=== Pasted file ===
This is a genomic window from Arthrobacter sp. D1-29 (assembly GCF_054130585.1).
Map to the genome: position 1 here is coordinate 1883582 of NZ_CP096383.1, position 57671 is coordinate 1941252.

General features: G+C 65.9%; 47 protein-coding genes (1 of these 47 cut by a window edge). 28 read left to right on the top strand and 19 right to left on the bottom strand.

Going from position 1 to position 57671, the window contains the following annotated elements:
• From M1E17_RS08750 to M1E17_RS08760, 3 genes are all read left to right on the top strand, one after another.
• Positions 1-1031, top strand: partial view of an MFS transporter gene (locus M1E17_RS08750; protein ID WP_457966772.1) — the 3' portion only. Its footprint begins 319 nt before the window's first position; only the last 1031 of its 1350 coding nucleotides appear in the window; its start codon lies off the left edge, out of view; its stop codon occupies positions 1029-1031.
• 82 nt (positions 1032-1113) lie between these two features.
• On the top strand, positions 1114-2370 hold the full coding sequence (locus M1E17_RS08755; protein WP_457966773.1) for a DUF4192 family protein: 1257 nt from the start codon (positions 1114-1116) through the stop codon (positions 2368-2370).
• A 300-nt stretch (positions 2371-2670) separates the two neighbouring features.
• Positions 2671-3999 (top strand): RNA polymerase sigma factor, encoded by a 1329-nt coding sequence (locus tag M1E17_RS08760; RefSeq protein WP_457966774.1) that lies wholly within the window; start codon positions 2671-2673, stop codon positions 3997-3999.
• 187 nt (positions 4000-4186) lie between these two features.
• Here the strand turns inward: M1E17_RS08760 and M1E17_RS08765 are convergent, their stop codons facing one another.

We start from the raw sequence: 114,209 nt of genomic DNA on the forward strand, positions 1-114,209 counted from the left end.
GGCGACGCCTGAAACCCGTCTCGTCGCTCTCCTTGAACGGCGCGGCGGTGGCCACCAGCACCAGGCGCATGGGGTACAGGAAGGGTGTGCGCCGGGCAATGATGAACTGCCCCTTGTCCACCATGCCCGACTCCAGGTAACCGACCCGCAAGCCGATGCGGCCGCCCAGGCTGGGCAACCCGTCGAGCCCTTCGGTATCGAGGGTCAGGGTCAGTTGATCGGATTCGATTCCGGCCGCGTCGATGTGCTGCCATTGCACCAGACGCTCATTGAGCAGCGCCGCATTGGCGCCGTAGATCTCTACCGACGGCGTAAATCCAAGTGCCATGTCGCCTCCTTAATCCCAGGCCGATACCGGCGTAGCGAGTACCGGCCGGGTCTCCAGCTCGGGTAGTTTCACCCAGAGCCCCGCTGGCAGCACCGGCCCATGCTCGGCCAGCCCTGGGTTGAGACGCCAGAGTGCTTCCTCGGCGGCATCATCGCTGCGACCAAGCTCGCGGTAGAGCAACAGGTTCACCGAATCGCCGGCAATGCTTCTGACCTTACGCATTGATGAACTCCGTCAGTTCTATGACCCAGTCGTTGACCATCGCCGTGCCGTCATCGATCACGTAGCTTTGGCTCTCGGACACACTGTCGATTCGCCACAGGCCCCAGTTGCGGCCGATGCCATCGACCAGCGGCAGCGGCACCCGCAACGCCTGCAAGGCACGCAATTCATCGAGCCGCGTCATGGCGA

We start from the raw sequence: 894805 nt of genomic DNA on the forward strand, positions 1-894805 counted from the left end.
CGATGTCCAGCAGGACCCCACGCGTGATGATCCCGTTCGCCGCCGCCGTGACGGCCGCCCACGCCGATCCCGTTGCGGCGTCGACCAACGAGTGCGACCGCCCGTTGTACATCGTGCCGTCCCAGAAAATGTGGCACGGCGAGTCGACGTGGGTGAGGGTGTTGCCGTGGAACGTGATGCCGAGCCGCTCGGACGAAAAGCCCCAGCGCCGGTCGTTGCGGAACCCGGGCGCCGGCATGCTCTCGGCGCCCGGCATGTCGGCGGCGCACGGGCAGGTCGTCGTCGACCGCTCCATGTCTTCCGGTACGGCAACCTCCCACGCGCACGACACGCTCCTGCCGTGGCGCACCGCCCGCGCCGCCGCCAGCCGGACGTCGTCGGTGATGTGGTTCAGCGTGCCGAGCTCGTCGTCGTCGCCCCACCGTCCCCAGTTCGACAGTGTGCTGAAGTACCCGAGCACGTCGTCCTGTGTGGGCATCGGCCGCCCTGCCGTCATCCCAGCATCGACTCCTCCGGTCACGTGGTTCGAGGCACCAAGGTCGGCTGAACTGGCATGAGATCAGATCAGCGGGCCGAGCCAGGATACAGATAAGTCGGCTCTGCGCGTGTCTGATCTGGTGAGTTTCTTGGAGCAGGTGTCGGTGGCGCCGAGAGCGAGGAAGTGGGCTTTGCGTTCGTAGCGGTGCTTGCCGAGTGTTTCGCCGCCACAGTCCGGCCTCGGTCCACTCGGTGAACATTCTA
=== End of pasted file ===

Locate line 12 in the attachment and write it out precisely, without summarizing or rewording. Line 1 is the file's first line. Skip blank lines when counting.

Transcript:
• Here the strand turns inward: M1E17_RS08760 and M1E17_RS08765 are convergent, their stop codons facing one another.